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Read this: A brief history of “Licorice Pizza,” the L.A. record store that inspired Paul Thomas Anderson’s latest

Formerly named Soggy Bottom, PTA’s upcoming film will premiere this November

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Paul Thomas Anderson
Paul Thomas Anderson
Photo: Matt Winkelmeyer/Getty Images for SBIFF

Aside from “Martin Scorsese comments on Marvel movies,” there are few things more exciting to cinephiles than “new Paul Thomas Anderson movie.” Anderson is ramping up the excitement for his next film by making a few changes, including updating the title from Soggy Bottom, which is just an astounding title for a movie, to Licorice Pizza, a confusing one. For many, the title Licorice Pizza probably means as much as Chappie or Finch or Soggy Bottom. But as L.A. Mag explains, Licorice Pizza shares its name with a now-shuttered southern California record store. They write:

The new name comes from a long-gone chain of L.A. record shops founded in Long Beach by James Greenwood in 1969. By the time the Glendale-based chain was sold in 1985 there were 34 locations in Southern California, including Canoga Park, North Hollywood, Reseda, and the Sherman Oaks Galleria. Their logo, featuring a depression-era cook proud of her freshly baked record album, was plastered all over the streets of L.A., and is currently a top-selling T-shirt at the Valley Relics Museum, which registered the apparel trademark just in time to get in on the movie action.

The name for the store comes from a joke made by folk duo Bud & Travis on their live album Bud & Travis…In Concert. Recorded at the Santa Monica Civic Center in 1960, the album features some stage banter, including some choice self-deprecating roasts of their album:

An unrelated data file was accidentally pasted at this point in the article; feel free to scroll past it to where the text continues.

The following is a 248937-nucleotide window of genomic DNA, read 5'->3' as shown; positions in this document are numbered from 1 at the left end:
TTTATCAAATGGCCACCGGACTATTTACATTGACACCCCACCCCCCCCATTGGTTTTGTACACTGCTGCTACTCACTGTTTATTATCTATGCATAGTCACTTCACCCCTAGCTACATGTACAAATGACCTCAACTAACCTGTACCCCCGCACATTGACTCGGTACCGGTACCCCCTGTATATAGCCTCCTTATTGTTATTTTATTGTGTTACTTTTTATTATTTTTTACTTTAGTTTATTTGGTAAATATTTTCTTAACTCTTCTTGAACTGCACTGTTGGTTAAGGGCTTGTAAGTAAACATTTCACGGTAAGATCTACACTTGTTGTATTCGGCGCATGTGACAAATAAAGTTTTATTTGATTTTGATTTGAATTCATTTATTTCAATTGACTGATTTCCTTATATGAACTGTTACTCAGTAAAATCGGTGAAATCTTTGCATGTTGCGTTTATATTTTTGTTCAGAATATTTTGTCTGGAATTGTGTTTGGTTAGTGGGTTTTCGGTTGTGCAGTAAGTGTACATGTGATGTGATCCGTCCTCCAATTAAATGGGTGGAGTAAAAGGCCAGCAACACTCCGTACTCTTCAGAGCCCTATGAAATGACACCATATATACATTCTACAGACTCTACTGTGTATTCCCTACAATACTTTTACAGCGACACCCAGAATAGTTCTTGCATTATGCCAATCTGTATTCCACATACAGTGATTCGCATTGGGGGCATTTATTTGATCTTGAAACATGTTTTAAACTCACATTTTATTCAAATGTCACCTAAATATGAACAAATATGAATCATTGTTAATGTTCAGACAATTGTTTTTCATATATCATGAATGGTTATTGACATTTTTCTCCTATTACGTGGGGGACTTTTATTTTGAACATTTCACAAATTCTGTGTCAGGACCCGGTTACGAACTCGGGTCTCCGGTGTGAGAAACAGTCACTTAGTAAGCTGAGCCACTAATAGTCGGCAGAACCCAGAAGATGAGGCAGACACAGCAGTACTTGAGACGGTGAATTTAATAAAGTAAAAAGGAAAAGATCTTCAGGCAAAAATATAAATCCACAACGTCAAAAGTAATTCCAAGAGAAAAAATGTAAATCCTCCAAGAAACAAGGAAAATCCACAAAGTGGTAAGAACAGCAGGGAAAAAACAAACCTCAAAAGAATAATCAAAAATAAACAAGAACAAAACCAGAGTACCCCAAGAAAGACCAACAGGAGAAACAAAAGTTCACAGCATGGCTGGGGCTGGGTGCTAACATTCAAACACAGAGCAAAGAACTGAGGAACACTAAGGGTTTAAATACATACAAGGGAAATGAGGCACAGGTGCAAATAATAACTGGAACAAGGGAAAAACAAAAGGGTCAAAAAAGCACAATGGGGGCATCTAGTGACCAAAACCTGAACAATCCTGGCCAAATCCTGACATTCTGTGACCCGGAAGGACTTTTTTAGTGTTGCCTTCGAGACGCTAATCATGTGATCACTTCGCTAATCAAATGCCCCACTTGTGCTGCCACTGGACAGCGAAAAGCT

The comedy/folk duo are on a self-deprecating roll about how unsuccessful their record was, remarking that it had “sesame seeds on the other side” and could be played on a Waring blender. Just before going into their version of “La Bamba,” they mention that the platter was being sold at feed stores as a “licorice pizza.”

The store did what it could by airing commercials during American Bandstand and Soul Train, LA Mag notes. However, a string of scandals, including stocking shelves with counterfeit merchandise and “a charge that Greenwood purchased stock that had been shoplifted from other stores, including Kmart, and competitor The Wherehouse,” led to the store’s decline. Eventually, a northern California store, Record Bar, purchased the chain in 1985, and within five years, they were all Sam Goodys. It’s the circle of life.


As for the movie Licorice Pizza, the trailer has been slowly rolling out in repertory theaters in major cities worldwide, including London and Chicago. When will have the trailer to post? We don’t know, so stop asking! Licorice Pizza stars Bradley Cooper, Alana Haim, Benny Safdie, and Cooper Hoffman, the son of late actor Philip Seymour Hoffman. It’s set to begin a limited release on November 26 and is going wide on December 25.